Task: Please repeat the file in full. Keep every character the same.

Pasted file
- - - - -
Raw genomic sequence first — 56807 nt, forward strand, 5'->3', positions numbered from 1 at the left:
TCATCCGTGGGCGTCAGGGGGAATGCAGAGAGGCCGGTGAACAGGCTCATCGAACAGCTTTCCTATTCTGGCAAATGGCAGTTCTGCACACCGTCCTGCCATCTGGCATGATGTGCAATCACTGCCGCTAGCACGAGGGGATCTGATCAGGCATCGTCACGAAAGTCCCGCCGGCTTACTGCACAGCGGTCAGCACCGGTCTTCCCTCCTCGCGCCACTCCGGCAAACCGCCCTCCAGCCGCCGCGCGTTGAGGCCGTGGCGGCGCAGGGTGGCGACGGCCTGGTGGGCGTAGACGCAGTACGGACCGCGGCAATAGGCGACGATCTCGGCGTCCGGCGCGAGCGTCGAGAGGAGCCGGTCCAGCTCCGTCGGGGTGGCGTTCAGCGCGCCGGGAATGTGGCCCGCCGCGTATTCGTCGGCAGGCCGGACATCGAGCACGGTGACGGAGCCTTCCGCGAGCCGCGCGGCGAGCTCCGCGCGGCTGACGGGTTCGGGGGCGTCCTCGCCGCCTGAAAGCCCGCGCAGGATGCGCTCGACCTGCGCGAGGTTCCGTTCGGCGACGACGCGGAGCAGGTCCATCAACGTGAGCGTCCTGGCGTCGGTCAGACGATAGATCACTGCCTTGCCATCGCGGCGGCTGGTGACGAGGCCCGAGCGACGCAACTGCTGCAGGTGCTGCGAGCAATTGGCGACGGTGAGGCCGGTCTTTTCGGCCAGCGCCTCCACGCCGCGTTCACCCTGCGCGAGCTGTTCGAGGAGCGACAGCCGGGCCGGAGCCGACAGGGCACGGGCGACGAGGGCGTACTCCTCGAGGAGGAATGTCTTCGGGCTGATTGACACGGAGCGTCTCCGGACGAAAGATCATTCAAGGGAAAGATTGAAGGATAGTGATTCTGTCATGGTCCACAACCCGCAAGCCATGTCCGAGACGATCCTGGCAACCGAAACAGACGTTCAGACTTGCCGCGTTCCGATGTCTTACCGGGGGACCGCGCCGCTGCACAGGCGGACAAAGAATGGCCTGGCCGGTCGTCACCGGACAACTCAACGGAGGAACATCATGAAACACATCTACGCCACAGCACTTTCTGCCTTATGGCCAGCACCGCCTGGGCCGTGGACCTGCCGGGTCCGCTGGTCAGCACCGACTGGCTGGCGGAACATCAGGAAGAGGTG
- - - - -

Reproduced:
Raw genomic sequence first — 56807 nt, forward strand, 5'->3', positions numbered from 1 at the left:
TCATCCGTGGGCGTCAGGGGGAATGCAGAGAGGCCGGTGAACAGGCTCATCGAACAGCTTTCCTATTCTGGCAAATGGCAGTTCTGCACACCGTCCTGCCATCTGGCATGATGTGCAATCACTGCCGCTAGCACGAGGGGATCTGATCAGGCATCGTCACGAAAGTCCCGCCGGCTTACTGCACAGCGGTCAGCACCGGTCTTCCCTCCTCGCGCCACTCCGGCAAACCGCCCTCCAGCCGCCGCGCGTTGAGGCCGTGGCGGCGCAGGGTGGCGACGGCCTGGTGGGCGTAGACGCAGTACGGACCGCGGCAATAGGCGACGATCTCGGCGTCCGGCGCGAGCGTCGAGAGGAGCCGGTCCAGCTCCGTCGGGGTGGCGTTCAGCGCGCCGGGAATGTGGCCCGCCGCGTATTCGTCGGCAGGCCGGACATCGAGCACGGTGACGGAGCCTTCCGCGAGCCGCGCGGCGAGCTCCGCGCGGCTGACGGGTTCGGGGGCGTCCTCGCCGCCTGAAAGCCCGCGCAGGATGCGCTCGACCTGCGCGAGGTTCCGTTCGGCGACGACGCGGAGCAGGTCCATCAACGTGAGCGTCCTGGCGTCGGTCAGACGATAGATCACTGCCTTGCCATCGCGGCGGCTGGTGACGAGGCCCGAGCGACGCAACTGCTGCAGGTGCTGCGAGCAATTGGCGACGGTGAGGCCGGTCTTTTCGGCCAGCGCCTCCACGCCGCGTTCACCCTGCGCGAGCTGTTCGAGGAGCGACAGCCGGGCCGGAGCCGACAGGGCACGGGCGACGAGGGCGTACTCCTCGAGGAGGAATGTCTTCGGGCTGATTGACACGGAGCGTCTCCGGACGAAAGATCATTCAAGGGAAAGATTGAAGGATAGTGATTCTGTCATGGTCCACAACCCGCAAGCCATGTCCGAGACGATCCTGGCAACCGAAACAGACGTTCAGACTTGCCGCGTTCCGATGTCTTACCGGGGGACCGCGCCGCTGCACAGGCGGACAAAGAATGGCCTGGCCGGTCGTCACCGGACAACTCAACGGAGGAACATCATGAAACACATCTACGCCACAGCACTTTCTGCCTTATGGCCAGCACCGCCTGGGCCGTGGACCTGCCGGGTCCGCTGGTCAGCACCGACTGGCTGGCGGAACATCAGGAAGAGGTG